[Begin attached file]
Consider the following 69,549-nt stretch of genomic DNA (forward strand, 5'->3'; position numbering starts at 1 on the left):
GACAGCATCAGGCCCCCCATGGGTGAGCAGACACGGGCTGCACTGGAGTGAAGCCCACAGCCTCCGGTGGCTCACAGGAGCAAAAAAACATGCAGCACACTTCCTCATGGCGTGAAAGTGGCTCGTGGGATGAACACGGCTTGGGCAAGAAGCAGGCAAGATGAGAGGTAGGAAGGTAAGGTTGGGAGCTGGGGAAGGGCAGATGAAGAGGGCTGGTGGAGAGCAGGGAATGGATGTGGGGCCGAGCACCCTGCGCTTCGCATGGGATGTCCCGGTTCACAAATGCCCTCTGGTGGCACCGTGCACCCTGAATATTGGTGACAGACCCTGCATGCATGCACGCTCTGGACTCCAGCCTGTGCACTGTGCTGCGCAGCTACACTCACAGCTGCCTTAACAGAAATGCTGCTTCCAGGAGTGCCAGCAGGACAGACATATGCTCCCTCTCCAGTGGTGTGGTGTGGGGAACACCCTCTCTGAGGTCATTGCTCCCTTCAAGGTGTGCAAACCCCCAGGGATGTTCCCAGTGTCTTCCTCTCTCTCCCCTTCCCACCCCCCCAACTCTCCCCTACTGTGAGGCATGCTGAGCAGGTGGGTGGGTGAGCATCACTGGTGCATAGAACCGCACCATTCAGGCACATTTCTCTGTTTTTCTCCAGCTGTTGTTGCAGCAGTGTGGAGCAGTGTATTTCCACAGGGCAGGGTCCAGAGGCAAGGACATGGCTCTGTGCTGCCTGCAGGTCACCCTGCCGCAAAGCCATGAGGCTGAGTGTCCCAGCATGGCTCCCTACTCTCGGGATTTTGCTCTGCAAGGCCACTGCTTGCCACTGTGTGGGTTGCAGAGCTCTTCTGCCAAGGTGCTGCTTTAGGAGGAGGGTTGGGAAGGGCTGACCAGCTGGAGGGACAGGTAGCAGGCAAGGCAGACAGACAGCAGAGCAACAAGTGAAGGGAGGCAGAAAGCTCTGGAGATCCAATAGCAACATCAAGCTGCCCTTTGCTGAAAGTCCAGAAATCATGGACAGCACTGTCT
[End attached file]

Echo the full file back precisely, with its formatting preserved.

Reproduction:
Consider the following 69,549-nt stretch of genomic DNA (forward strand, 5'->3'; position numbering starts at 1 on the left):
GACAGCATCAGGCCCCCCATGGGTGAGCAGACACGGGCTGCACTGGAGTGAAGCCCACAGCCTCCGGTGGCTCACAGGAGCAAAAAAACATGCAGCACACTTCCTCATGGCGTGAAAGTGGCTCGTGGGATGAACACGGCTTGGGCAAGAAGCAGGCAAGATGAGAGGTAGGAAGGTAAGGTTGGGAGCTGGGGAAGGGCAGATGAAGAGGGCTGGTGGAGAGCAGGGAATGGATGTGGGGCCGAGCACCCTGCGCTTCGCATGGGATGTCCCGGTTCACAAATGCCCTCTGGTGGCACCGTGCACCCTGAATATTGGTGACAGACCCTGCATGCATGCACGCTCTGGACTCCAGCCTGTGCACTGTGCTGCGCAGCTACACTCACAGCTGCCTTAACAGAAATGCTGCTTCCAGGAGTGCCAGCAGGACAGACATATGCTCCCTCTCCAGTGGTGTGGTGTGGGGAACACCCTCTCTGAGGTCATTGCTCCCTTCAAGGTGTGCAAACCCCCAGGGATGTTCCCAGTGTCTTCCTCTCTCTCCCCTTCCCACCCCCCCAACTCTCCCCTACTGTGAGGCATGCTGAGCAGGTGGGTGGGTGAGCATCACTGGTGCATAGAACCGCACCATTCAGGCACATTTCTCTGTTTTTCTCCAGCTGTTGTTGCAGCAGTGTGGAGCAGTGTATTTCCACAGGGCAGGGTCCAGAGGCAAGGACATGGCTCTGTGCTGCCTGCAGGTCACCCTGCCGCAAAGCCATGAGGCTGAGTGTCCCAGCATGGCTCCCTACTCTCGGGATTTTGCTCTGCAAGGCCACTGCTTGCCACTGTGTGGGTTGCAGAGCTCTTCTGCCAAGGTGCTGCTTTAGGAGGAGGGTTGGGAAGGGCTGACCAGCTGGAGGGACAGGTAGCAGGCAAGGCAGACAGACAGCAGAGCAACAAGTGAAGGGAGGCAGAAAGCTCTGGAGATCCAATAGCAACATCAAGCTGCCCTTTGCTGAAAGTCCAGAAATCATGGACAGCACTGTCT